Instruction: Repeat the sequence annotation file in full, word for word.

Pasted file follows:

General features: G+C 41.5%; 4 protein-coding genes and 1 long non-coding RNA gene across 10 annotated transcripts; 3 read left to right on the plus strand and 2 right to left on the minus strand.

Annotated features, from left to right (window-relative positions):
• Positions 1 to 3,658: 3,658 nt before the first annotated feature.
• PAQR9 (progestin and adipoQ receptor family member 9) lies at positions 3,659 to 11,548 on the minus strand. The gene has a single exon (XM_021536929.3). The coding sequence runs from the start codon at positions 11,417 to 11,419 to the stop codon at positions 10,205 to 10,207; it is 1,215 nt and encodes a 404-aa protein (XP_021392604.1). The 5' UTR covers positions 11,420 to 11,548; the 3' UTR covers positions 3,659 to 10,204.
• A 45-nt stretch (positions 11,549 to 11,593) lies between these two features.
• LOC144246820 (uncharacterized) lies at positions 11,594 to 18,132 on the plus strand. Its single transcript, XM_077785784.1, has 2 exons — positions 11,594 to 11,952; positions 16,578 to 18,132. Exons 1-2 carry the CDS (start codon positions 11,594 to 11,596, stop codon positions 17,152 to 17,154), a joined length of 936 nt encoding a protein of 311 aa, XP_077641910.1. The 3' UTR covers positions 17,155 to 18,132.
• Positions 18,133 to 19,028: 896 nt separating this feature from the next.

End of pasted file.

General features: G+C 41.5%; 4 protein-coding genes and 1 long non-coding RNA gene across 10 annotated transcripts; 3 read left to right on the plus strand and 2 right to left on the minus strand.

Annotated features, from left to right (window-relative positions):
• Positions 1 to 3,658: 3,658 nt before the first annotated feature.
• PAQR9 (progestin and adipoQ receptor family member 9) lies at positions 3,659 to 11,548 on the minus strand. The gene has a single exon (XM_021536929.3). The coding sequence runs from the start codon at positions 11,417 to 11,419 to the stop codon at positions 10,205 to 10,207; it is 1,215 nt and encodes a 404-aa protein (XP_021392604.1). The 5' UTR covers positions 11,420 to 11,548; the 3' UTR covers positions 3,659 to 10,204.
• A 45-nt stretch (positions 11,549 to 11,593) lies between these two features.
• LOC144246820 (uncharacterized) lies at positions 11,594 to 18,132 on the plus strand. Its single transcript, XM_077785784.1, has 2 exons — positions 11,594 to 11,952; positions 16,578 to 18,132. Exons 1-2 carry the CDS (start codon positions 11,594 to 11,596, stop codon positions 17,152 to 17,154), a joined length of 936 nt encoding a protein of 311 aa, XP_077641910.1. The 3' UTR covers positions 17,155 to 18,132.
• Positions 18,133 to 19,028: 896 nt separating this feature from the next.